Search & Rescue personnel said that the woman was rescued just over 10 hours after she fell into the Adriatic sea as the ship that she was on cruised around 60 miles offshore in the early hours of Saturday morning.
The 46-year-old female passenger had been aboard the Norwegian Star cruise ship when she plunged into the frigid sea where she remained until being rescued by local coastguard personnel who had been alerted to the incident by the cruise ships Captain and crew.
The rescued Brit later told local press that she fell off of the stern of the ship and that she was “very lucky to be alive”.
Speaking to Croatian news channel HRT after alighting from the coastguard patrol boat the ‘Cavtat’, she added: “I was in the water for 10 hours, so these wonderful guys rescued me.”
She was then taken to hospital in an ambulance in order to be checked over before being released.
The rescue vessel’s captain, Lovro Oreskovic, said she was located on Sunday “exhausted” – having trod water for nearly 12 hours, adding: “We were extremely happy for saving a human life.”
A statement from Norwegian Cruise Line confirmed that a guest had gone overboard while the ship was on its way from Vargarola to Venice.
It said: “We are pleased to advise that the guest was found alive, is currently in stable condition, and has been taken ashore in Croatia for further treatment.
“We are very happy that the individual, who is a UK resident, is now safe and will soon be reunited with friends and family.”
It is currently not known how the female managed to end up in the Adriatic, as the guardrails on most cruise liners are quite high in order to prevent passengers from going overboard.
However, the female is extremely lucky to have not only been found, but to have been found alive.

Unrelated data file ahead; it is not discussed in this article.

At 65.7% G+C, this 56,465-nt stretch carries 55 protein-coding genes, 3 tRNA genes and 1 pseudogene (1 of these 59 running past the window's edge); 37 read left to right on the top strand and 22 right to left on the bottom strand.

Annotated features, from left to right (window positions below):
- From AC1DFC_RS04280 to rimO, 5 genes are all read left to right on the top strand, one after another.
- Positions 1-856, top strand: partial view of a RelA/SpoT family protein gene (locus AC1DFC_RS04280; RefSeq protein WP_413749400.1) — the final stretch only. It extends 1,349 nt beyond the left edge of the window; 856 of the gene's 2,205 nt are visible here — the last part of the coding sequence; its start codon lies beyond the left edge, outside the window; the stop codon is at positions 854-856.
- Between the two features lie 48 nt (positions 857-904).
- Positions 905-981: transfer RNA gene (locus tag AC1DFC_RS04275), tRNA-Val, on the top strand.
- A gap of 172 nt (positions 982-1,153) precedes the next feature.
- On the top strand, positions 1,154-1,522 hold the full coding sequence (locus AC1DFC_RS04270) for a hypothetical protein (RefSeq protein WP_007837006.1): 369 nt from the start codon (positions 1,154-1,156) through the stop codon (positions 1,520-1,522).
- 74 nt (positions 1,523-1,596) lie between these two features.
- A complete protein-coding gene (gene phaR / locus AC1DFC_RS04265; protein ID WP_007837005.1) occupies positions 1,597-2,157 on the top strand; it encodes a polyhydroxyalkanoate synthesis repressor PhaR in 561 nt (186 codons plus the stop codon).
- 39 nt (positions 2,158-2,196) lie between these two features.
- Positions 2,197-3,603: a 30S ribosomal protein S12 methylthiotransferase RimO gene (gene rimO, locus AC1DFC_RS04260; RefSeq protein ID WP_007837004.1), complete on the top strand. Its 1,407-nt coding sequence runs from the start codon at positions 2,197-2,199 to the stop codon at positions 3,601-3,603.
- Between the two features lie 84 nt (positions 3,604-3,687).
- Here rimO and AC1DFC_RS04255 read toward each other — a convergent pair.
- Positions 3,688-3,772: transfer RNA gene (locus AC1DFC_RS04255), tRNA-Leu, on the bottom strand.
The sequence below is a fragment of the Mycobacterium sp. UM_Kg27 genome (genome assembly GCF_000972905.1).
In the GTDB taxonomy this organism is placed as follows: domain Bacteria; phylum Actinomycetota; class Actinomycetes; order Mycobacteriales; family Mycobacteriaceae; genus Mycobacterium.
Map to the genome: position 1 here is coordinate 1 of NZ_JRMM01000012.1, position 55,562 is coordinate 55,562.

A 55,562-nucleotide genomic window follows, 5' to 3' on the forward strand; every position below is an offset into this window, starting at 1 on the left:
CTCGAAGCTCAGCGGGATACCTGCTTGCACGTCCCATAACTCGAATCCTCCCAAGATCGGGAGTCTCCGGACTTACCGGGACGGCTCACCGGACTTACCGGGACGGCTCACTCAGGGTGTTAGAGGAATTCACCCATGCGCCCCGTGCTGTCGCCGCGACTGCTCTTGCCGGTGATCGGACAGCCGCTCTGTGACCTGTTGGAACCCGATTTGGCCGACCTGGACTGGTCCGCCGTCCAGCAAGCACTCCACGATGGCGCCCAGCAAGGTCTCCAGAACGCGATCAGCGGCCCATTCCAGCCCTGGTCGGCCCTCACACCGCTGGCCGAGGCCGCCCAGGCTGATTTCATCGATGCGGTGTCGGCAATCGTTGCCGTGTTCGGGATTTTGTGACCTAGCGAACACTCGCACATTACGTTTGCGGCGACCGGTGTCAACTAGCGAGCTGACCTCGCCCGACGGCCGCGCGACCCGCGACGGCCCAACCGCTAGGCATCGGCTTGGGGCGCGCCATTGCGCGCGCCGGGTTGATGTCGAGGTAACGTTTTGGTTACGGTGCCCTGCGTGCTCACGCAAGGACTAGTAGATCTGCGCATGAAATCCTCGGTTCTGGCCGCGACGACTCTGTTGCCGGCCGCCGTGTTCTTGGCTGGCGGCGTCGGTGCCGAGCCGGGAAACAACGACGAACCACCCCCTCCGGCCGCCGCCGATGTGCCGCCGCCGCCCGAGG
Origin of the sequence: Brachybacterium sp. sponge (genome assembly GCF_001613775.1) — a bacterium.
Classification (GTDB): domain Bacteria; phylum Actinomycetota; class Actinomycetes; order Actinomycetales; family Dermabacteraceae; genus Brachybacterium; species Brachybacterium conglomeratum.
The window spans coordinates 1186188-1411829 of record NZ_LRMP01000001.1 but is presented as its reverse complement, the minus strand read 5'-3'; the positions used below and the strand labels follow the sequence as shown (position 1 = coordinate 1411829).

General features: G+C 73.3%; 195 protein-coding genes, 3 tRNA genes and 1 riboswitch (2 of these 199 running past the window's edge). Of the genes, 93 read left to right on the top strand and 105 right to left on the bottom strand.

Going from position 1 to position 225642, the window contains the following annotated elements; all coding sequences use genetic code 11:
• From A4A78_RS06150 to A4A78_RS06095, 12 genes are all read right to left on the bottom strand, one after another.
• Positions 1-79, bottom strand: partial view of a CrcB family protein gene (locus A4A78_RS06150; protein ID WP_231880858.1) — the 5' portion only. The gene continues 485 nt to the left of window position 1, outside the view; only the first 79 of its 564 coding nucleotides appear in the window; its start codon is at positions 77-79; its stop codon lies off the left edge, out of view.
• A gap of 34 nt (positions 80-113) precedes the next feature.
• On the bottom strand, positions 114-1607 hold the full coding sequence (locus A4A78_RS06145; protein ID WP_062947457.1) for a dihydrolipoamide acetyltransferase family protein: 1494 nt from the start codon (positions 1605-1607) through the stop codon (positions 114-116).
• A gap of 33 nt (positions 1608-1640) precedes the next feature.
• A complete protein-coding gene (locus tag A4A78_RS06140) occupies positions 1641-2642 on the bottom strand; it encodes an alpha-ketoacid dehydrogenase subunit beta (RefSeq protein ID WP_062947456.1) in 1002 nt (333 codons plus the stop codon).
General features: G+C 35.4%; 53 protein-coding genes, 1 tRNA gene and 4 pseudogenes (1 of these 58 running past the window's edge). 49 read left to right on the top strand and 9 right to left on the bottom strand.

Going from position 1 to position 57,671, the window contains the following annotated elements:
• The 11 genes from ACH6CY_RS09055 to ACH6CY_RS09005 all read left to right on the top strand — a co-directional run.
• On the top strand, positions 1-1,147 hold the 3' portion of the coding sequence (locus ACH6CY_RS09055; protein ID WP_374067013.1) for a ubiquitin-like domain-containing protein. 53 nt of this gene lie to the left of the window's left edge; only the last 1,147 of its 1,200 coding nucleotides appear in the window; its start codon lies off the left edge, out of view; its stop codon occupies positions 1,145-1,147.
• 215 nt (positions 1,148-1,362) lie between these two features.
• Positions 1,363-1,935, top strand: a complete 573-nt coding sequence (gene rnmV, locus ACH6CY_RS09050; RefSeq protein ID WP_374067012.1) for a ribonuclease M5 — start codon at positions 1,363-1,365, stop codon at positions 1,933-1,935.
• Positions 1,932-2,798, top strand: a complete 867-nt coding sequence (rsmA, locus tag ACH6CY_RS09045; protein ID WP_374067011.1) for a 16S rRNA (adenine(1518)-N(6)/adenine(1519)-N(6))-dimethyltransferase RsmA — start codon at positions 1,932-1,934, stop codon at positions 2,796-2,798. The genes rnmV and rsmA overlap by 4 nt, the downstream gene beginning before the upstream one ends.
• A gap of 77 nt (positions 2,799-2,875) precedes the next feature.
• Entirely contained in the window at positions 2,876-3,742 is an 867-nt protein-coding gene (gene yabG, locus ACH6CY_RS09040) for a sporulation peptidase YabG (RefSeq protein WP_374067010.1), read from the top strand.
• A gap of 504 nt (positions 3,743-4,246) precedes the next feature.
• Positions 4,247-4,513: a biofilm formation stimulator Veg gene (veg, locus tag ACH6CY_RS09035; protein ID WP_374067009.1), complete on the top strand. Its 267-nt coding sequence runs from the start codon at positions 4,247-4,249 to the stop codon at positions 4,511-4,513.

During my time in the Royal Navy and RNLI, whenever there were reports of anyone going over the side, then the chances of finding them were extremely slim.
Whilst I was in the Royal Navy at least, you just knew that if you happened to fall over the side, then if no one saw you falling into the sea, it would be a one-way trip. It was one of the reasons as to why none of the ships company were allowed on the upper-deck after sunset.
It can be near-impossible to try and determine an accurate search pattern, owing to the unpredictable currents and unexpected swells.
Keep in mind that the lady would not have had any life-saving equipment with her such as a life-vest etc – so the fact that she was not only found, but found alive is extremely lucky.
The rescue authorities would have been given the track (course and speed) of the ship and would have taken into the account the last time she was seen.
They would have then had to calculate the search area based on their own local knowledge in relation to the currents of the sea within the area where the casualty would have believed to have been.
The mean temperature of the Adriatic sea at this time of year, is around 23 degrees celsius – had she of fallen overboard at any time other than the summer months then she would not have lasted more than around 10 minutes in the sea before would hyperthermia kicked in.
The picture of the lady climbing aboard the Coastguard vessel shows that the female was wearing only a few items of clothing – maybe she took off any additional layers in order to prevent her from being dragged under.
It is hard to imagine how she must of felt, floating alone for ten hours in the middle of the Adriatic.
Even when on a large cruise ship, the sea can seem like a very lonely place, let alone when you are floating around in it on your own in the middle of the night.
The 92,000 ton cruise ship is just under 1000ft LOA and has a capacity for 2,400 guests. She has just under 1100 crew and was refurbished 2018
The Adriatic Sea is a body of water separating the Italian Peninsula from the Balkan peninsula.
The Adriatic is the northernmost arm of the Mediterranean Sea, extending from the Strait of Otranto (where it connects to the Ionian Sea) to the northwest and the Po Valley.
The countries with coasts on the Adriatic are Albania, Bosnia and Herzegovina, Croatia, Italy, Montenegro and Slovenia.
The Adriatic contains over 1,300 islands, mostly located along its eastern, Croatian coast.
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